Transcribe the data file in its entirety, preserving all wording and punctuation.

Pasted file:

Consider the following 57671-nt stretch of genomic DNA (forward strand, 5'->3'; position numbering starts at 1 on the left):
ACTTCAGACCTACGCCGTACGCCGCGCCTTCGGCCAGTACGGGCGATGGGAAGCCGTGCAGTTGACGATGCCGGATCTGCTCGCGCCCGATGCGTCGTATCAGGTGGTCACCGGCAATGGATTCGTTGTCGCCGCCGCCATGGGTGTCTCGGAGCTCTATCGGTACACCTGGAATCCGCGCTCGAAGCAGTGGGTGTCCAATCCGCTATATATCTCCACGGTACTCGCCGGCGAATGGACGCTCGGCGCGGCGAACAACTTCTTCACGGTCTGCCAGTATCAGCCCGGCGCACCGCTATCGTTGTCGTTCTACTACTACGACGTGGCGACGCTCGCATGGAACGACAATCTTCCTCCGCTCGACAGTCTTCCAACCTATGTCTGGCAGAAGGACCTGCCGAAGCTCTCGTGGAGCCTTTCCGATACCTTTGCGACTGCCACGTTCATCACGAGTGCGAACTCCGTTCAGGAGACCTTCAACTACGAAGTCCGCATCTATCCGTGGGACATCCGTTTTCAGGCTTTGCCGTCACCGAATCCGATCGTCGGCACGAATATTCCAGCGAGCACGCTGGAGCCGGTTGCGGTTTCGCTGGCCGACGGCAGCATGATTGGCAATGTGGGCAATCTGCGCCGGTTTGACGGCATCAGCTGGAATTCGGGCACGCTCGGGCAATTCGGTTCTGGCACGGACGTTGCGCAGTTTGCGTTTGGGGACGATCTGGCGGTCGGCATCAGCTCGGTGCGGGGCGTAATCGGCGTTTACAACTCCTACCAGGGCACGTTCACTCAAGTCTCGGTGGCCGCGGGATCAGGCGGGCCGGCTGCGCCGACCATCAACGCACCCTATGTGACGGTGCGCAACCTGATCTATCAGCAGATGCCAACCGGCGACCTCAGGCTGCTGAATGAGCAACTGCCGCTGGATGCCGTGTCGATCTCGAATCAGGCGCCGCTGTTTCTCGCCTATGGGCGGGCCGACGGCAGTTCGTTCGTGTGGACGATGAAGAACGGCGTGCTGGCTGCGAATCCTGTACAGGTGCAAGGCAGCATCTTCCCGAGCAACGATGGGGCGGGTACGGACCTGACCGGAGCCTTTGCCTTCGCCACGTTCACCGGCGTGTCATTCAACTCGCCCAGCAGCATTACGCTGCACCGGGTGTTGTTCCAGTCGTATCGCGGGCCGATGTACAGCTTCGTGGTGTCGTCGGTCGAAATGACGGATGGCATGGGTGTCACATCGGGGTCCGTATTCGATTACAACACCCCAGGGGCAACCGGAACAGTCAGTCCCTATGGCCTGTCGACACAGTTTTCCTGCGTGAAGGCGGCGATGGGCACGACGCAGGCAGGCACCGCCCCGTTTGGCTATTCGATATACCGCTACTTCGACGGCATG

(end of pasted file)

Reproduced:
Consider the following 57671-nt stretch of genomic DNA (forward strand, 5'->3'; position numbering starts at 1 on the left):
ACTTCAGACCTACGCCGTACGCCGCGCCTTCGGCCAGTACGGGCGATGGGAAGCCGTGCAGTTGACGATGCCGGATCTGCTCGCGCCCGATGCGTCGTATCAGGTGGTCACCGGCAATGGATTCGTTGTCGCCGCCGCCATGGGTGTCTCGGAGCTCTATCGGTACACCTGGAATCCGCGCTCGAAGCAGTGGGTGTCCAATCCGCTATATATCTCCACGGTACTCGCCGGCGAATGGACGCTCGGCGCGGCGAACAACTTCTTCACGGTCTGCCAGTATCAGCCCGGCGCACCGCTATCGTTGTCGTTCTACTACTACGACGTGGCGACGCTCGCATGGAACGACAATCTTCCTCCGCTCGACAGTCTTCCAACCTATGTCTGGCAGAAGGACCTGCCGAAGCTCTCGTGGAGCCTTTCCGATACCTTTGCGACTGCCACGTTCATCACGAGTGCGAACTCCGTTCAGGAGACCTTCAACTACGAAGTCCGCATCTATCCGTGGGACATCCGTTTTCAGGCTTTGCCGTCACCGAATCCGATCGTCGGCACGAATATTCCAGCGAGCACGCTGGAGCCGGTTGCGGTTTCGCTGGCCGACGGCAGCATGATTGGCAATGTGGGCAATCTGCGCCGGTTTGACGGCATCAGCTGGAATTCGGGCACGCTCGGGCAATTCGGTTCTGGCACGGACGTTGCGCAGTTTGCGTTTGGGGACGATCTGGCGGTCGGCATCAGCTCGGTGCGGGGCGTAATCGGCGTTTACAACTCCTACCAGGGCACGTTCACTCAAGTCTCGGTGGCCGCGGGATCAGGCGGGCCGGCTGCGCCGACCATCAACGCACCCTATGTGACGGTGCGCAACCTGATCTATCAGCAGATGCCAACCGGCGACCTCAGGCTGCTGAATGAGCAACTGCCGCTGGATGCCGTGTCGATCTCGAATCAGGCGCCGCTGTTTCTCGCCTATGGGCGGGCCGACGGCAGTTCGTTCGTGTGGACGATGAAGAACGGCGTGCTGGCTGCGAATCCTGTACAGGTGCAAGGCAGCATCTTCCCGAGCAACGATGGGGCGGGTACGGACCTGACCGGAGCCTTTGCCTTCGCCACGTTCACCGGCGTGTCATTCAACTCGCCCAGCAGCATTACGCTGCACCGGGTGTTGTTCCAGTCGTATCGCGGGCCGATGTACAGCTTCGTGGTGTCGTCGGTCGAAATGACGGATGGCATGGGTGTCACATCGGGGTCCGTATTCGATTACAACACCCCAGGGGCAACCGGAACAGTCAGTCCCTATGGCCTGTCGACACAGTTTTCCTGCGTGAAGGCGGCGATGGGCACGACGCAGGCAGGCACCGCCCCGTTTGGCTATTCGATATACCGCTACTTCGACGGCATG